Salvaging Second-language English Reading in Children with Dyslexia in Native Chinese, What Makes a Difference? Cognitive Subtypes of Chinese-English Bilingual Children with Reading Difficulties
Poor literacy impacts on school progress, completion, and future employment and life opportunities. However, children with dyslexia often underperform academically due to reading difficulties—being biliterate in both Chinese and English in Hong Kong further burdens their learning.
Chinese-reading in native (L1) Chinese-speaking children has been shown to predict second-language (L2) English-reading, as a result, reading instruction for these students with dyslexia mainly focuses on L1 Chinese. However, transfer of reading skills from L1 Chinese to L2 English should theoretically be minimal since the reading processes in Chinese and English depend on different core cognitive skills, as both have dissimilar writing systems (with English being alphabetic and Chinese logographic). Studies on L2 English literacy development in Chinese children with dyslexia are scarce, hence this project initiates two studies to examine this phenomenon and to identify the appropriate support for English reading in Chinese children with dyslexia.
Study 1 examines the unique predictability of phonological skills on L2 English reading in junior elementary school children with dyslexia in Chinese. Literacy and related cognitive skills in Chinese and English will be assessed. To yield a clearer understanding of the role of Chinese phonological awareness (PA) on L2 English reading, Children will then be categorized into two cognitive subtypes: Those with phonological-awareness deficits (PAD) vs phonological-awareness intact (PAI). English reading performance between children with PAD and those with PAI will be compared. Phonics skills will also be examined as a possible mediator between Chinese PA and English reading.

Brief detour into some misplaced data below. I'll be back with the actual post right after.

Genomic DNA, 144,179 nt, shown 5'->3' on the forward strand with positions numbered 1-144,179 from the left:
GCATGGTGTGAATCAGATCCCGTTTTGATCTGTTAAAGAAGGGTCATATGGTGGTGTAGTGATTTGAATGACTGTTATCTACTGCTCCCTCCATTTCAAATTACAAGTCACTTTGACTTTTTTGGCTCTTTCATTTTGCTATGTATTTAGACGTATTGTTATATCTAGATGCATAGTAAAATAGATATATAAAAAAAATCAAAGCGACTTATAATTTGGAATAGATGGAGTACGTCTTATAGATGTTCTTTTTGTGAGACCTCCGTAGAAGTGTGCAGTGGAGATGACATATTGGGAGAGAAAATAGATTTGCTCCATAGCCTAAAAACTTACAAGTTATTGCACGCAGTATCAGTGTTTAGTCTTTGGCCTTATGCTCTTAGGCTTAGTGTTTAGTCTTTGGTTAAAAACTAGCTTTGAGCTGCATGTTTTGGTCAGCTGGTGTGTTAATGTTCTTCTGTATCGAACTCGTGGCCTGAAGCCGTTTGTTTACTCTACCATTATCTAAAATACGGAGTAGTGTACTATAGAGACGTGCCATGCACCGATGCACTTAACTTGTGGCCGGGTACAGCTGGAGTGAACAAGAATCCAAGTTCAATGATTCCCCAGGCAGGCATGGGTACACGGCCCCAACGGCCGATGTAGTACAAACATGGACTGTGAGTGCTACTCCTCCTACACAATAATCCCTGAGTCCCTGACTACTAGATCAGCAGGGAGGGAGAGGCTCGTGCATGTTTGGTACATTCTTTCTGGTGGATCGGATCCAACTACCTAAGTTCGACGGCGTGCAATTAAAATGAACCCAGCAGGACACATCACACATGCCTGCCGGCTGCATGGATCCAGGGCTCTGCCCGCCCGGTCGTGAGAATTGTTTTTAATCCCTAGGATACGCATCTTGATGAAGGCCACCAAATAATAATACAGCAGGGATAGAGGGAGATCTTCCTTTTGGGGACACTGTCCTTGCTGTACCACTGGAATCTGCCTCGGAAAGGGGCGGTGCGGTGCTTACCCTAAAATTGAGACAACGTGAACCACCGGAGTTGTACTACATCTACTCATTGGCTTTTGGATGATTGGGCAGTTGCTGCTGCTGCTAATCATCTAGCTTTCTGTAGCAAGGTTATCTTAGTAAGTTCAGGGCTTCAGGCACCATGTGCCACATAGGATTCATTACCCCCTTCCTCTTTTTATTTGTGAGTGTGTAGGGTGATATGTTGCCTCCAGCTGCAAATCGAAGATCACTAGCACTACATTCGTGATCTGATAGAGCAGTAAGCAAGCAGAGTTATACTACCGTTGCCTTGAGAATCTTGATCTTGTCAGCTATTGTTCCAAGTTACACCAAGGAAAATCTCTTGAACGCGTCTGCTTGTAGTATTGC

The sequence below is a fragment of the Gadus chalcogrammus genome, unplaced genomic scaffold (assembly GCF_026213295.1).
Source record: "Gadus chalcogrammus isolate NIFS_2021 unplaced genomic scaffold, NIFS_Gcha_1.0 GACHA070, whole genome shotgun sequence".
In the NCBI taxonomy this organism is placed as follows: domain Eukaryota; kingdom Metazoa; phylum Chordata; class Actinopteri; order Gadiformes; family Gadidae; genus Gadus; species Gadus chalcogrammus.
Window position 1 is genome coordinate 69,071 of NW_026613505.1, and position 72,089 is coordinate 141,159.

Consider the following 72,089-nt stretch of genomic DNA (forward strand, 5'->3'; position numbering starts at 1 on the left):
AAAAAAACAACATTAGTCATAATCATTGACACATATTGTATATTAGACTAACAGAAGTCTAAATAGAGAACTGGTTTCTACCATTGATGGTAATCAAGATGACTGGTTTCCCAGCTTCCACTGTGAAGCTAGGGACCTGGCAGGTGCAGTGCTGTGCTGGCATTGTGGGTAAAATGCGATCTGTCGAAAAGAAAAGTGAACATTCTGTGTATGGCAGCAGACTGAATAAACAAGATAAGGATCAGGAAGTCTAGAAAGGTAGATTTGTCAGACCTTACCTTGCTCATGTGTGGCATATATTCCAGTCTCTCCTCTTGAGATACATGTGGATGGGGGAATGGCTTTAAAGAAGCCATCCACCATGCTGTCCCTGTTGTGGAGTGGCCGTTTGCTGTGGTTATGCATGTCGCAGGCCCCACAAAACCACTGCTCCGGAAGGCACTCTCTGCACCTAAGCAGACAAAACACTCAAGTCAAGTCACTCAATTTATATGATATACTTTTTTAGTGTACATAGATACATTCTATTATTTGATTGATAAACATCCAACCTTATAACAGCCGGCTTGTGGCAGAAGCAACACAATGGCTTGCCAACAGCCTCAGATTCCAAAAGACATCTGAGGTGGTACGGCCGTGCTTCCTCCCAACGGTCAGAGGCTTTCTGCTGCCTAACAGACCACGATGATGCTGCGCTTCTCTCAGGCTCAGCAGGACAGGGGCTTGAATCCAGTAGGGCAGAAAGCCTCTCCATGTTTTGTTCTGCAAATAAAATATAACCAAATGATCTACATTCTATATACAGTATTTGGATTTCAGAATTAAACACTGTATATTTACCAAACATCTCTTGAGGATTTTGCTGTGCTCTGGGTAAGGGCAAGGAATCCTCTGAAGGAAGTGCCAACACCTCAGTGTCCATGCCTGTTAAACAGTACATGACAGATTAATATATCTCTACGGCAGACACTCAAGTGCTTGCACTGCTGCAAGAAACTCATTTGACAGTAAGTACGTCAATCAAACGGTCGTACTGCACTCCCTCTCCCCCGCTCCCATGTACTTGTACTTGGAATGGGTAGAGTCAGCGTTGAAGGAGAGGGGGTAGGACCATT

Study 2 investigates the extent to which various types of reading instructions on phonological skills can benefit different subtypes of dyslexia in the L1 Chinese. Children from Study 1 will be taught either phonological awareness or phonics skills. English literacy and related reading skills will also be assessed again after the intervention to monitor improvement. Improvement in English reading performance in children with and without PAD under different training conditions will be compared.
Implications and Outcomes:
This study will deepen our understanding of the dyslexia subtypes in Chinese children who are learning English as L2. As diagnosis of dyslexia is only based on L1, understanding this association will allow us to develop better L2 English intervention programs for L1 Chinese children with dyslexia of PAD and PAI subtypes. The documentation of the dyslexic subtypes in Chinese and its effects on L2 English learning is novel and should have both important scientific and educational implications.
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